In the April 2016 performance I developed a piece about the process of how ideas manifest through visceral phenomena. The piece, called IDEA, enacts the process of listening, attuning-to, noticing, dilating, and augmenting visceral phenomena. This text reflects my own experience of creativity, as well as the artists’ descriptions of the creative process that I refer to in Chapters Four and Five. The sense of being in the dark, scratching around for ideas, needing to be silent, and receiving only snippets of things through bodily indications are constant themes in artists’ accounts of creativity. For example, Tharp (2003) argues that the ideal creative state is something that can be constructed and controlled; a process that is about actively seeking inspiration. She refers to this process as “scratching” (p. 95). Scratching is what artists do as part of the first steps of a creative act. Tharp describes these moments as looking ugly and desperate because they are random, chaotic, and feverish as the artist casts around for an idea. Her main point about scratching is that ideas are everywhere; that everything we need to create already resides in and around us and can take on many forms. Tharp discusses how ideas rarely come to the artist whole or complete and how scratching is a process of looking/listening and capturing the “morsels of inspiration” in the form of “lines, riffs, hooks, licks…molecules of movement” (p. 99).
In performance, I began this piece by literally scratching around on the wooden floor of the Oratory, “scratch, scratch, scratch all around, there’s an idea here to be found”. The sound of my nails on the floor, amplified because the lights were in blackout, became an improvised rhythmic pattern that I could experiment with and augment. As one audience member notes, “I loved the irony of scratching around on a hard block floor for an idea – you’re a true creative” (Audience Reflection, April 16, 2016). This piece enacts, through lines such as: “the quickening, the rush, the furious fumble to scribe”, the desperate, random, and feverish state that Tharp describes about the creative process. It is an enactment of the artist’s choice to listen closely to the multiple visceral phenomena that are at the artist’s disposal as a constant structural feature of lived experience. The performance text is as follows:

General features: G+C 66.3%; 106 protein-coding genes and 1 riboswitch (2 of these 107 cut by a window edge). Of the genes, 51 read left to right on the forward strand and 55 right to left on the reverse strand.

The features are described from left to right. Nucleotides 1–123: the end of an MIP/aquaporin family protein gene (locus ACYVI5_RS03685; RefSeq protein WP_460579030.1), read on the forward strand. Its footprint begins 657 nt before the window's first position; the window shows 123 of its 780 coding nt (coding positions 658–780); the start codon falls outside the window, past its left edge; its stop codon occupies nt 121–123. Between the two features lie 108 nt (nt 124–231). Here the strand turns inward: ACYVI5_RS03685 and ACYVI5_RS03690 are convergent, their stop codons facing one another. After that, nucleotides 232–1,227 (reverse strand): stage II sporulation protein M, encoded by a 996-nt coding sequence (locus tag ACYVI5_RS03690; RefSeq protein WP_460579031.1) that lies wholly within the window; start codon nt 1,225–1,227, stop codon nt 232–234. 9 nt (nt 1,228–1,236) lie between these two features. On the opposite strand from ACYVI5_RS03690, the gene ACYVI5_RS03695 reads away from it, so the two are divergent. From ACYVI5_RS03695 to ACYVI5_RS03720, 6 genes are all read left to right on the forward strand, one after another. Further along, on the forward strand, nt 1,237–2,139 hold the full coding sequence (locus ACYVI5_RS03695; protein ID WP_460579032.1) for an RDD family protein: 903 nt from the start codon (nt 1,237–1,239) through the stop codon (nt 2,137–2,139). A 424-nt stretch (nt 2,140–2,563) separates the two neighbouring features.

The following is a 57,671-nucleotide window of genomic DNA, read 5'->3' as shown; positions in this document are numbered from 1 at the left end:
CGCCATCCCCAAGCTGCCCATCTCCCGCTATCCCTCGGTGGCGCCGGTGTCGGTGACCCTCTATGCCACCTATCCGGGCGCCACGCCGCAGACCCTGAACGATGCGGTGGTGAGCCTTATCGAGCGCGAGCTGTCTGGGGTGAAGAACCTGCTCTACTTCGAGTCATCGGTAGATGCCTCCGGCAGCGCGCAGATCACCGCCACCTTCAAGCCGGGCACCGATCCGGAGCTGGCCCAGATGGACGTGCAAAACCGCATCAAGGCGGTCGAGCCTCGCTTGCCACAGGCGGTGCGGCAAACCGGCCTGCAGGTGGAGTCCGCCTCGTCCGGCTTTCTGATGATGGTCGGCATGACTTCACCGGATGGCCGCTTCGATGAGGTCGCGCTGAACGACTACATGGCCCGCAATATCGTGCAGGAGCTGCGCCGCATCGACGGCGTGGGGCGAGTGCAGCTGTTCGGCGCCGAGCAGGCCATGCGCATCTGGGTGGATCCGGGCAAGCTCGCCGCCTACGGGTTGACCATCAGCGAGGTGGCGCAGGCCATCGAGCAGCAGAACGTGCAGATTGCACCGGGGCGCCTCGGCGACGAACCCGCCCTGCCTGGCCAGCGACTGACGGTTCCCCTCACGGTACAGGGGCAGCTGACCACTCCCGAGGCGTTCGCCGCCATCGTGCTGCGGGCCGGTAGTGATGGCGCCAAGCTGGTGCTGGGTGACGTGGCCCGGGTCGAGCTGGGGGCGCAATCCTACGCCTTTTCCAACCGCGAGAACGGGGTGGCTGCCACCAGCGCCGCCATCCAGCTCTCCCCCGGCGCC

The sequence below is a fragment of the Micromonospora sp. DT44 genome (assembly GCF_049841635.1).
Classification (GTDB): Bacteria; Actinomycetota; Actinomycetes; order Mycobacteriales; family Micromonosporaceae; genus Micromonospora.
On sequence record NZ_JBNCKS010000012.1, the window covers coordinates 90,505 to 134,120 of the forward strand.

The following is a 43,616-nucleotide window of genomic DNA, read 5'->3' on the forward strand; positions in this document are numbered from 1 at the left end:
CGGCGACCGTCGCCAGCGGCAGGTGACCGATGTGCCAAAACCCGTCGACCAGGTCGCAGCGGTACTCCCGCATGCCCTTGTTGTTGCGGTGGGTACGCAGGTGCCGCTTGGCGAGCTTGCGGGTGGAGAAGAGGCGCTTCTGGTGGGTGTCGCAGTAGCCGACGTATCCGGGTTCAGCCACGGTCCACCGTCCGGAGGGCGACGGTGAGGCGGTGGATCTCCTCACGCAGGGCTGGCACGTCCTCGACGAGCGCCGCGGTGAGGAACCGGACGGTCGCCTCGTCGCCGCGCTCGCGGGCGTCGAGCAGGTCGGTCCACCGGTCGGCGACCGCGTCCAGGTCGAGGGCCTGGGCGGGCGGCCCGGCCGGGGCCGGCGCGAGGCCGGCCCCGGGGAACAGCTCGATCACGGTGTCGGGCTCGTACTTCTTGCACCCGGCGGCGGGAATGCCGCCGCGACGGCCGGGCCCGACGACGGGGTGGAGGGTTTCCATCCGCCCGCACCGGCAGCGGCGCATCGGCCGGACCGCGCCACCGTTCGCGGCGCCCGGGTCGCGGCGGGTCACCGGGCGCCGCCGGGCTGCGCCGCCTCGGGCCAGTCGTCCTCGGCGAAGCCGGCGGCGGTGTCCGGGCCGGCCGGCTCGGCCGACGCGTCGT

Performer places blindfold over eyes. Sequence is performed as a duet with another performer
who lights this vignette with hand held lights.
Scratch, scratch, scratch all around
There’s an idea here to be found
The quickening, the rush,
The furious fumble to scribe.
To ingest, to divest its cajoling.
Flash of light
Rushes out to edges of flesh
Morsels given, startle and surprise
In fevered state ignite and politicise
Come hither idea
Don’t wither away
Get over here!
Fragile fragments lurk within fascia of feet,
Alliterative allusions jibber-jabber in joints,
Riffs and rhythms, in resounding semibreves,
Appear like shadows that disappear in the dark.
Idea, buried deep
Between the crevices of breasts,
You taste of sorrow and care not for the morrow
Your shape and form in a tender moment will be born.
Shh Shh Shhh
Lured to the threshold of sleep
Be silent, not a peep
Idea is here.
Idea, Idea won’t you stay?
Idea, Idea, come let’s play
In my experience, much of the creative process is literally in the dark. It is often not clear what is actually coming forth until the work is fully realised. Creative practice feels risky and requires a deep trust in the process. To help enact this experience, I decided to blindfold myself, literally work in the dark. The blindfold referenced the Möbius loop in design, and I endowed it with a certain reverence toward the end of the piece as I began to recognise ‘idea’ as an honoured guest; “be silent, not a peep, Idea is here”. The size of the blindfold was also manageable; I held it in the palm of my hand. As one audience member noted, the Möbius loop “by the end, has transformed to the manageable, pocket sized version” (Audience reflection, 16 April, 2016).